It is about a systematic approach to human resources planning and development built on a bedrock of fairness and equitable treatment, and augmented by inspired leadership -- an aspect of management that is both a science and an art form.

It is a tragedy that management students, including those in the Indian institutes of management, are taught very little about these aspects of management.

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Marketing, finance and quantitative methods still rule the roost.

The engineer MBAs and their faculty thrive on these comfortable, objective areas of management and, for some unknown reason, look down with disdain at HR-related issues.

Indian organisations have their governments to thank, who have refused to give into western influences on treating employees as a disposable commodity.

Unfortunately, by corrupting the system, many employers have sought to get around this by engaging temporary, casual and contract staff in place of the sort of room supervisor I met at Orange County or the front-line staff one interacts with at IndiGo.

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The temporary staff has no reason to feel any sense of loyalty or belongingness to organisations that engage them.

Researchers have established a direct correlation between employee motivation and customer satisfaction.

Alas, the vast majority of service organisations refuse to understand this simple logic.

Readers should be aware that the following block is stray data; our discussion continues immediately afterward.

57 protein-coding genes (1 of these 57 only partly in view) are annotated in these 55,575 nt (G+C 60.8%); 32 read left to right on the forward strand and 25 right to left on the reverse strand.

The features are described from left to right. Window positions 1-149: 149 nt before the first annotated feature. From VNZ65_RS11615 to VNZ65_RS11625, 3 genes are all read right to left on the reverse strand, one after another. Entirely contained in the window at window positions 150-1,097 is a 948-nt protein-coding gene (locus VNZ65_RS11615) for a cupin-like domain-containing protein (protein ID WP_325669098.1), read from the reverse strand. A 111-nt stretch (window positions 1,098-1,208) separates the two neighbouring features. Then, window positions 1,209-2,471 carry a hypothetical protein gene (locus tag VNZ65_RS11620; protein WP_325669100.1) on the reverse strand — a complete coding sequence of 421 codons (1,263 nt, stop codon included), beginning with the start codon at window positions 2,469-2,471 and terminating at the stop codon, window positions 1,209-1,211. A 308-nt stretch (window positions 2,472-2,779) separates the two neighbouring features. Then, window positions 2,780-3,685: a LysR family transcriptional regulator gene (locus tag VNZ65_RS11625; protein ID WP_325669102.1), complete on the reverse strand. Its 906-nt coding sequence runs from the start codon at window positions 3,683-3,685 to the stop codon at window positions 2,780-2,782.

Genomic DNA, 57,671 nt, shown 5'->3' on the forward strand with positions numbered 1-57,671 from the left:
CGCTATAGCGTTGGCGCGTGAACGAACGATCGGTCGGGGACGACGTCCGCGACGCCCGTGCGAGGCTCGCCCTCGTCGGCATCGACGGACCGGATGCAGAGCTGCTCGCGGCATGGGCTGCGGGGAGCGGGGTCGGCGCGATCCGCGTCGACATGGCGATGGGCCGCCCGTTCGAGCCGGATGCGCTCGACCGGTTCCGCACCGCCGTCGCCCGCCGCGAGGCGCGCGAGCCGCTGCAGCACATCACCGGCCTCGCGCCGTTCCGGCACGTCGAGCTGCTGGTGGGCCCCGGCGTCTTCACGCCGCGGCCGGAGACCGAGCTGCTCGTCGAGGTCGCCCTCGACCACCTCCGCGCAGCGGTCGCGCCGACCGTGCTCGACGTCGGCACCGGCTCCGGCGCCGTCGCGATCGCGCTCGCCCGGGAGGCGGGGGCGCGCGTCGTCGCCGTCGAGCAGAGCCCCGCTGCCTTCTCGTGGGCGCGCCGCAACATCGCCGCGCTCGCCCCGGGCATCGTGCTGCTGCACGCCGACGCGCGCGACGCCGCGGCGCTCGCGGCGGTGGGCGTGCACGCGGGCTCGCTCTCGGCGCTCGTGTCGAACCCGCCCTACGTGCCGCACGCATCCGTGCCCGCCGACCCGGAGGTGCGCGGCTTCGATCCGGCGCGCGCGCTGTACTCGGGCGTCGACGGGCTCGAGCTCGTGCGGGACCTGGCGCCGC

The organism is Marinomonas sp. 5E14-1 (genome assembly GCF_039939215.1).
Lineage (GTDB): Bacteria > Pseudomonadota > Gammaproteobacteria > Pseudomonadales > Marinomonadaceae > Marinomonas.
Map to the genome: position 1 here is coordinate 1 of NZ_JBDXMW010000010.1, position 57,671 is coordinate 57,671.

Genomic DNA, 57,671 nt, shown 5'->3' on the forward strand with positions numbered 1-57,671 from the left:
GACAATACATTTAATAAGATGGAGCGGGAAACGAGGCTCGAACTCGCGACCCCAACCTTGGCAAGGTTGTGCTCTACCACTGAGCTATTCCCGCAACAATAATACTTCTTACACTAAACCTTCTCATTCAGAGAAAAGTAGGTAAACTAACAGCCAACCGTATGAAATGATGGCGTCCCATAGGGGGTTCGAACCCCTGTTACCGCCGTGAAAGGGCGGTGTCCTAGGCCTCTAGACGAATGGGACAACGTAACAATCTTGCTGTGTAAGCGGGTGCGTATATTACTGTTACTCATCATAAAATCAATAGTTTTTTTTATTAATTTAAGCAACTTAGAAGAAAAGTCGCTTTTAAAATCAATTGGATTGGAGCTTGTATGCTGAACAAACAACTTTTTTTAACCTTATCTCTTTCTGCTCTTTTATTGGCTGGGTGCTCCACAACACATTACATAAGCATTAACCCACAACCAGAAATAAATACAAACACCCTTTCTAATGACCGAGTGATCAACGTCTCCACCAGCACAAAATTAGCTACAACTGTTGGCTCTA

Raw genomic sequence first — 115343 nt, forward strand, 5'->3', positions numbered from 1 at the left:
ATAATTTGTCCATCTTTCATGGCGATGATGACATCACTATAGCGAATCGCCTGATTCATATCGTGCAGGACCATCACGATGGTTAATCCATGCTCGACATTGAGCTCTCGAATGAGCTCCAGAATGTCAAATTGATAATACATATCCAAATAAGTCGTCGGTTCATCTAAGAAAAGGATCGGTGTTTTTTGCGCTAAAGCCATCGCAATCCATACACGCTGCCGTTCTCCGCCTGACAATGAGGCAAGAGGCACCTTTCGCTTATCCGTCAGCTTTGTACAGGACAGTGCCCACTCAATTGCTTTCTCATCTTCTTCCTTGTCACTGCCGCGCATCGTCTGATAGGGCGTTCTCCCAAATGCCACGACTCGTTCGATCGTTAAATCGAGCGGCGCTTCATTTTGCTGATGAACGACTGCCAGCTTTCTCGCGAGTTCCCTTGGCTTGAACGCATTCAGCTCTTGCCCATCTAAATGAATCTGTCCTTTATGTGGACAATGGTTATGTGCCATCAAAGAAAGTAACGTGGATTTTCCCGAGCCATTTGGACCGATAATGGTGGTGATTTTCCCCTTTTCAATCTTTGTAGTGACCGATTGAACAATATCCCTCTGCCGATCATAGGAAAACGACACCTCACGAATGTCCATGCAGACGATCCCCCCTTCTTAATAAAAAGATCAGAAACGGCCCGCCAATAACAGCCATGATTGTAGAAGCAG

They appear to prefer the kind of human resources practices that have been so common in many manufacturing organisations, the sort that recently brought Maruti management to its knees at its Manesar plant.

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This is not workable in service organisations, as Jet Airways' management should know.

They could have been where IndiGo is today, but for one single error of judgement committed a few years ago -- of dismissing over 1,000 people, albeit trainees and apprentices, which effectively broke the strong bond of trust that had been built over the years.

It takes years to build a culture of trust and belongingness and just one mistake to destroy it.

That is why great service organisations are a rarity. Role models like Orange County and IndiGo exist in India for us all to learn from and emulate.

The writer, a former corporate executive, was the founder-director of the Centre for Service Management at the University of Buckingham, and is now MD of Chennai-based VSM Consulting Services.



Image: An outsourcing centre.
Photographs: Vivek Prakash/Reuters